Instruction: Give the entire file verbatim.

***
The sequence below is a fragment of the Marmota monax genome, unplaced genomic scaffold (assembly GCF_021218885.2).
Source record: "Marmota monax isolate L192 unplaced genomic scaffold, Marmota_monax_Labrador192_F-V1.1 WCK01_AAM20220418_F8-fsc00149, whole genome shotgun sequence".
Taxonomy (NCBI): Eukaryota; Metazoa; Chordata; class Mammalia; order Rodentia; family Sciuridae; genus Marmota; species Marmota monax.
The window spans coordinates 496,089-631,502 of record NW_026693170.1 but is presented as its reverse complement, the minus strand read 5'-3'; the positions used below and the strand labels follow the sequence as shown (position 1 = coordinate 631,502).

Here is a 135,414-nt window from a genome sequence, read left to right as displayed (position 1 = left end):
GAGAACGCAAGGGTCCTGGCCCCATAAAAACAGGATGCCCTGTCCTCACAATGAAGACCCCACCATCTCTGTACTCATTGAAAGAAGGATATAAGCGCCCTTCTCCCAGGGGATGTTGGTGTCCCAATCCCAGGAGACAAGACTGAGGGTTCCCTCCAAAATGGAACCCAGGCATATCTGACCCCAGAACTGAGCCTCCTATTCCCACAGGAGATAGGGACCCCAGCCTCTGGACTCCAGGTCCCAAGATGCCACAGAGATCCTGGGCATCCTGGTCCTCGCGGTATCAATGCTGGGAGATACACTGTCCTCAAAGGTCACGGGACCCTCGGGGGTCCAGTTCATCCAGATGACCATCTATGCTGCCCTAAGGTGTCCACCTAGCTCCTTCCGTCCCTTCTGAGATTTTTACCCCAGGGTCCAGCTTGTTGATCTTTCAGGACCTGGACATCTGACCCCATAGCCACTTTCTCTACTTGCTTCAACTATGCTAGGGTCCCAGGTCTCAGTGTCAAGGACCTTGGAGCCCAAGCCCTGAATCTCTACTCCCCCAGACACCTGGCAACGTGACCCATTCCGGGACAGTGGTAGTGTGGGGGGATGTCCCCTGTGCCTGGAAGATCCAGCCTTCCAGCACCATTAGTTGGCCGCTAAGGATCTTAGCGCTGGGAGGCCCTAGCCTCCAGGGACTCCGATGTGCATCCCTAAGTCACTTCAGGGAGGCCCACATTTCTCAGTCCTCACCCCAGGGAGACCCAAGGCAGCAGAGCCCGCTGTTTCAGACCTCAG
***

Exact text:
The sequence below is a fragment of the Marmota monax genome, unplaced genomic scaffold (assembly GCF_021218885.2).
Source record: "Marmota monax isolate L192 unplaced genomic scaffold, Marmota_monax_Labrador192_F-V1.1 WCK01_AAM20220418_F8-fsc00149, whole genome shotgun sequence".
Taxonomy (NCBI): Eukaryota; Metazoa; Chordata; class Mammalia; order Rodentia; family Sciuridae; genus Marmota; species Marmota monax.
The window spans coordinates 496,089-631,502 of record NW_026693170.1 but is presented as its reverse complement, the minus strand read 5'-3'; the positions used below and the strand labels follow the sequence as shown (position 1 = coordinate 631,502).

Here is a 135,414-nt window from a genome sequence, read left to right as displayed (position 1 = left end):
GAGAACGCAAGGGTCCTGGCCCCATAAAAACAGGATGCCCTGTCCTCACAATGAAGACCCCACCATCTCTGTACTCATTGAAAGAAGGATATAAGCGCCCTTCTCCCAGGGGATGTTGGTGTCCCAATCCCAGGAGACAAGACTGAGGGTTCCCTCCAAAATGGAACCCAGGCATATCTGACCCCAGAACTGAGCCTCCTATTCCCACAGGAGATAGGGACCCCAGCCTCTGGACTCCAGGTCCCAAGATGCCACAGAGATCCTGGGCATCCTGGTCCTCGCGGTATCAATGCTGGGAGATACACTGTCCTCAAAGGTCACGGGACCCTCGGGGGTCCAGTTCATCCAGATGACCATCTATGCTGCCCTAAGGTGTCCACCTAGCTCCTTCCGTCCCTTCTGAGATTTTTACCCCAGGGTCCAGCTTGTTGATCTTTCAGGACCTGGACATCTGACCCCATAGCCACTTTCTCTACTTGCTTCAACTATGCTAGGGTCCCAGGTCTCAGTGTCAAGGACCTTGGAGCCCAAGCCCTGAATCTCTACTCCCCCAGACACCTGGCAACGTGACCCATTCCGGGACAGTGGTAGTGTGGGGGGATGTCCCCTGTGCCTGGAAGATCCAGCCTTCCAGCACCATTAGTTGGCCGCTAAGGATCTTAGCGCTGGGAGGCCCTAGCCTCCAGGGACTCCGATGTGCATCCCTAAGTCACTTCAGGGAGGCCCACATTTCTCAGTCCTCACCCCAGGGAGACCCAAGGCAGCAGAGCCCGCTGTTTCAGACCTCAG